|CRA Distributed Mentor Program (Summer '02)|
There is much interest in using motion capture data to create realistic movement for character animation. However, the limitations are that motion capture data is easily transferable only if the animated character is the same exact body proportions as the motion capture actor. Otherwise, if you want to change the body proportions and shape or to change the resulting motion, things become complicated. Our work is focued on using motion capture data to animate a character of significantly different size and shape from the original motion capture actor.
I basically came to CMU with no background in CG. I had taken the basic lower division courses in data structures and compilers, along with the upper division courses in digital design and operating systems. I think this has only maximized on the amount of material I learned this summer. The tools that I learned and used are: openGL, visual C++, maya, and some CG mathematical techniques.
When transferring motion capture data to the source character, there will inevitably be limbs intersecting with each other among other problems. We then run a collision detection routine to clean up the mess. However, this will often break contacts that need to be enforced. For example, when the character does the motion of putting his hand on his hip, the hand may be displaced from the hip after collision detection. My project was to identify these kinematic constraints where two things need to remain in contact, and to automated the process as much as possible. My focus is on constraints for the end effectors, and in these specific cases, those would be the tips of the hands.
The first thing I did was to apply a more realistic human model to display the motion capture data. I started with a motion capture data player, that displays the motion with a cylinder man. Our lab's resident artist constructed a geometric mesh of the motion capture actor in Maya. I import this model to the motion capture player, apply the correct transformations for each frame, and -voila!- the mocap data player displays the geometric mesh of the mocap actor moving with the mocap data. We can then examine the motion frame by frame and manually identify frames that should be detected as constraints.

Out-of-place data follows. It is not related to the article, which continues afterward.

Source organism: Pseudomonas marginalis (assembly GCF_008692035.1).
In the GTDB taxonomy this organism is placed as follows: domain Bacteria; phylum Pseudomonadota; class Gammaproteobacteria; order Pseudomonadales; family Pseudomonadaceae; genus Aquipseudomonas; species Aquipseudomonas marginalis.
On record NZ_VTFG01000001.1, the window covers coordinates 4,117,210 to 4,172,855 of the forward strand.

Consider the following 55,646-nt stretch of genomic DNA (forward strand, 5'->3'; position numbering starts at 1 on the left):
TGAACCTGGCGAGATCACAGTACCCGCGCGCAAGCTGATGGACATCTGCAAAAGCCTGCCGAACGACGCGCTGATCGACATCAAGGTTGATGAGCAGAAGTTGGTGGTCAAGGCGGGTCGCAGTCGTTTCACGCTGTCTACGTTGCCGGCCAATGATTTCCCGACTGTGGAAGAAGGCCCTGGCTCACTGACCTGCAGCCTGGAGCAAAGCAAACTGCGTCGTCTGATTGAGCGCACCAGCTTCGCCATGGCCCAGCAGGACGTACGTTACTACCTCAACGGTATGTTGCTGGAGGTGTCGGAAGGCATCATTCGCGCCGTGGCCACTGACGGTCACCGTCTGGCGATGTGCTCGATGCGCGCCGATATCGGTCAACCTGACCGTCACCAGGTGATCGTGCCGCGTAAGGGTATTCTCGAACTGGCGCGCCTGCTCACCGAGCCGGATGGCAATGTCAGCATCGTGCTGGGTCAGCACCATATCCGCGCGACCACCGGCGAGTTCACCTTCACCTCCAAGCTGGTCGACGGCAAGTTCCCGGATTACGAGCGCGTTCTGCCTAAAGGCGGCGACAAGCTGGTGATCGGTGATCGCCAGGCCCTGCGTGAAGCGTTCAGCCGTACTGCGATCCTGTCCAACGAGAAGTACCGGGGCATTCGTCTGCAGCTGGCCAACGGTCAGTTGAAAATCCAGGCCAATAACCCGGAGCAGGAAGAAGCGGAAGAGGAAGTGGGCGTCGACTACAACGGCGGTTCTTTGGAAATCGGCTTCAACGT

The second thing I did was use a previously published collision detection package for its capabilities to query for contact determination. This package could be used to look for objects that are intersecting or within a specified tolerance and return the distances between objects. I utilized this package to query each frame to check if there were any
contacts between the end effector and specific body parts.
I also started looking into currently existing morphing algorithms that would provide a mapping correspondence between the surface of the source mesh to the target mesh. I first looked into possible morphing packages but was unsuccessful. I then examined some papers where we could use their algorithm to implement the mapping. One publication uses transformations through base domains to form their correspondence. Another paper implements an implicit function to form the correspondence. Both of them seemed like too much work for our purpose, since we do not actually need to morph between the two forms.
This summer research experience went very well. I had the opportunity to live and work in a new environment and meet a diverse group of people. I was lucky to be placed with this lab in particular, because the facilities are well-funded and the people are open-minded and friendly. The cost of living here in Pittsburgh is one of the lowest compared to the rest of the country (especially noticeable since I come from Berkeley).
Being able to attend SIGGRAPH was amazing. I was completely blown away. It was a gathering of many different types of people, including computer scientists, marketing representatives, and artists.